Fear and Greed in Financial Markets: A Clinical Study of Day-Traders
We investigate several possible links between psychological factors and trading performance in a sample of 80 anonymous day-traders. Using daily emotional-state surveys over a five-week period as well as personality inventory surveys, we construct measures of personality traits and emotional states for each subject and correlate these measures with daily normalized profits-and-losses records. We find that subjects whose emotional reaction to monetary gains and losses was more intense on both the positive and negative side exhibited significantly worse trading performance. Psychological traits derived from a standardized personality inventory survey do not reveal any specific "trader personality profile", raising the possibility that trading skills may not necessarily be innate, and that different personality types may be able to perform trading functions equally well after proper instruction and practice.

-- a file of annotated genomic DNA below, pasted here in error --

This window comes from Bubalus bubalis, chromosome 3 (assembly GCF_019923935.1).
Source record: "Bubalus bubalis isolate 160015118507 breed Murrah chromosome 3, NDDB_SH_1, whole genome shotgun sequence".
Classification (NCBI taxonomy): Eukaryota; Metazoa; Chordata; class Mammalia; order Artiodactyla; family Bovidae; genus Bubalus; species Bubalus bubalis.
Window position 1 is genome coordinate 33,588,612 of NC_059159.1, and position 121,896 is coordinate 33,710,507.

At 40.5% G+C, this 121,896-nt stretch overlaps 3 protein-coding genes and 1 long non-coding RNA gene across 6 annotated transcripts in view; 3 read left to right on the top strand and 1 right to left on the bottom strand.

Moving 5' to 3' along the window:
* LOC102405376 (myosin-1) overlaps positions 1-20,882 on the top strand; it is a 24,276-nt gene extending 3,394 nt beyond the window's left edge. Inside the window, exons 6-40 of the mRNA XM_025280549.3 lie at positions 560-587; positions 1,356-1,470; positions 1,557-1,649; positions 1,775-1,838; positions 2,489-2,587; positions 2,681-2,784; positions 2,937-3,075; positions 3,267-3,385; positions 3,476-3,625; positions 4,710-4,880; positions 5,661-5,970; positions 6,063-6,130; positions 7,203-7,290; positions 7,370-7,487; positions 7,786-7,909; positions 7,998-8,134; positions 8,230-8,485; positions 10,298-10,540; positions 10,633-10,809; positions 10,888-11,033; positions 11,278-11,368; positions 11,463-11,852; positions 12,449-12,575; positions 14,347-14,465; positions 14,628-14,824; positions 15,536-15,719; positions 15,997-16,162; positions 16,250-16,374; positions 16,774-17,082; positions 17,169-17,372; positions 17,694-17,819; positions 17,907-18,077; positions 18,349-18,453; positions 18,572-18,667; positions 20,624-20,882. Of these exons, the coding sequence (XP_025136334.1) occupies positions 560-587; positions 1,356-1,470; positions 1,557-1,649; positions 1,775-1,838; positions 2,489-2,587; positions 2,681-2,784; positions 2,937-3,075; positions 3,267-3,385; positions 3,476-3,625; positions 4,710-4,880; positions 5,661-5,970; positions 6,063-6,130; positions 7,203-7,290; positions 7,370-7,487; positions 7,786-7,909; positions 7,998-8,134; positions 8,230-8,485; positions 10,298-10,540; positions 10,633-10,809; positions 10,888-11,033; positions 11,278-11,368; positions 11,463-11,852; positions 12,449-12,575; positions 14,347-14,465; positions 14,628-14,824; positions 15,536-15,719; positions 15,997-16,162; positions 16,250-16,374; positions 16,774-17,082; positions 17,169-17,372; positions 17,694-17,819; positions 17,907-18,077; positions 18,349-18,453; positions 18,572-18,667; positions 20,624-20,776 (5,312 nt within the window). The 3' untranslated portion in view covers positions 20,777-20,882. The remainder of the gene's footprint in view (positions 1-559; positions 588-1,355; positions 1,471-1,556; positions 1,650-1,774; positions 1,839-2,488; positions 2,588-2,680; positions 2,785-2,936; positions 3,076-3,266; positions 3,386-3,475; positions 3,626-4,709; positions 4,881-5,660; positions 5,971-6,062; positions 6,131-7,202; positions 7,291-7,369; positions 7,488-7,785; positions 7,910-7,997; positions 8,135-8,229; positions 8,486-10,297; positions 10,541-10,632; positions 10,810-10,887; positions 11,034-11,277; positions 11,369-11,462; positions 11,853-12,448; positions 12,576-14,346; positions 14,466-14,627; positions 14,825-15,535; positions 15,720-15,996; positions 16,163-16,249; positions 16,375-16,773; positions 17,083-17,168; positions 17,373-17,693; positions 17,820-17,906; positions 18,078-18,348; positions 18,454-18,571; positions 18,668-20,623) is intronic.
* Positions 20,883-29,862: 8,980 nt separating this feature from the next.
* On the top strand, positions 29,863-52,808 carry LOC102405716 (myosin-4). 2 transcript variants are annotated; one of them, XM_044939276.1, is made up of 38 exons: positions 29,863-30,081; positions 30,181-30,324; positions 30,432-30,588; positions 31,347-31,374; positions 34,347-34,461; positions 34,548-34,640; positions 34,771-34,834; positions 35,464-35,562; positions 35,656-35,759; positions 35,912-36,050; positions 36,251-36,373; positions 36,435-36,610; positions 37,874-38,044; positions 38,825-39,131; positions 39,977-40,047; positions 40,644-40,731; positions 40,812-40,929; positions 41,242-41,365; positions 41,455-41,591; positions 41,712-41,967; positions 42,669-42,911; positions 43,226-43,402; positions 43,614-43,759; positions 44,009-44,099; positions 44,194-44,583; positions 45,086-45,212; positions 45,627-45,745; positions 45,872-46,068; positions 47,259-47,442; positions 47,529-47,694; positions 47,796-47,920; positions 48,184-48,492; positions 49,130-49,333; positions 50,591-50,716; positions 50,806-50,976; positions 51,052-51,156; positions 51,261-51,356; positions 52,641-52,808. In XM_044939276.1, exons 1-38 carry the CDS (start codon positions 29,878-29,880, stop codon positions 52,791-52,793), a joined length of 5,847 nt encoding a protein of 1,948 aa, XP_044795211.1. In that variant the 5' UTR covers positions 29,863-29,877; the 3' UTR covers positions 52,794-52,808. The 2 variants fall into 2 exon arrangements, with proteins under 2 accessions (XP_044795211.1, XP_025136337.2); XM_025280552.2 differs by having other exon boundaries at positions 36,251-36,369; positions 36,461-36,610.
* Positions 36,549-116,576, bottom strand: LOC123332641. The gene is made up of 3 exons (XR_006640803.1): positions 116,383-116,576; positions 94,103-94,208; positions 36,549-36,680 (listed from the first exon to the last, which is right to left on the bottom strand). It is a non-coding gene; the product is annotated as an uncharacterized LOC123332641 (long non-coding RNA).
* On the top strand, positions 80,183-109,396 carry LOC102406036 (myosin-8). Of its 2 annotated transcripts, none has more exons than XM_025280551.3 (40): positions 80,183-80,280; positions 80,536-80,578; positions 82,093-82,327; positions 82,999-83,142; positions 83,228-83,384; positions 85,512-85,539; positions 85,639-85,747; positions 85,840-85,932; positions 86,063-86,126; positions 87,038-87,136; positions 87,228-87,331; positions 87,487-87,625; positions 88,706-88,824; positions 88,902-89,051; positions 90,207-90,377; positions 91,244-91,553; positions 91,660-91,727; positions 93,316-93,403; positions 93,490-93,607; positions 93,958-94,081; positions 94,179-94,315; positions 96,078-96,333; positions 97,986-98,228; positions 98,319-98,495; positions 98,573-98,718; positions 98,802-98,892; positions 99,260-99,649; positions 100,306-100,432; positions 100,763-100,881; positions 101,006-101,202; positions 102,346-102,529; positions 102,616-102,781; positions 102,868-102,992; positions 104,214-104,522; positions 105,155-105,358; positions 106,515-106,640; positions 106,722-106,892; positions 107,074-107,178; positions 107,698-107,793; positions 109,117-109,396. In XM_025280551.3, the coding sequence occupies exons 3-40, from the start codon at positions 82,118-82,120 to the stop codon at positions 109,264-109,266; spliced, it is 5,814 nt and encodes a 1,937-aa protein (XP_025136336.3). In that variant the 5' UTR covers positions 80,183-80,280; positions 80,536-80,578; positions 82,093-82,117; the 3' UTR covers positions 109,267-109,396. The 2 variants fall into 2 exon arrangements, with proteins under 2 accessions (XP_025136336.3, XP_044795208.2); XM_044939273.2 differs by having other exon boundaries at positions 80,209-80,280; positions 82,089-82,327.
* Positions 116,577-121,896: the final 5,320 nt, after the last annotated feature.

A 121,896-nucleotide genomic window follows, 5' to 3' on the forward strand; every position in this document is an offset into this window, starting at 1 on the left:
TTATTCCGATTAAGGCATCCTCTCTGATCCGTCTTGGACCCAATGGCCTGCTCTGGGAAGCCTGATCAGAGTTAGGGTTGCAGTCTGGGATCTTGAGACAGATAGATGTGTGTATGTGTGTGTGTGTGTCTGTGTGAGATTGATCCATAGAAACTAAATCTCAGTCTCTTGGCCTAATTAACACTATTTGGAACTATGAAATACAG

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Volume (Year): 95 (2005)
Issue (Month): 2 (May)
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- Andrew W. Lo & Dmitry V. Repin & Brett N. Steenbarger, 2005.
"Fear and Greed in Financial Markets: A Clinical Study of Day-Traders,"
NBER Working Papers
11243, National Bureau of Economic Research, Inc.
- Andrew W. Lo & Dmitry V. Repin & Brett N. Steenbarger, 2005. "Fear and Greed in Financial Markets: A Clinical Study of Day-Traders," American Economic Review, American Economic Association, vol. 95(2), pages 352-359, May.
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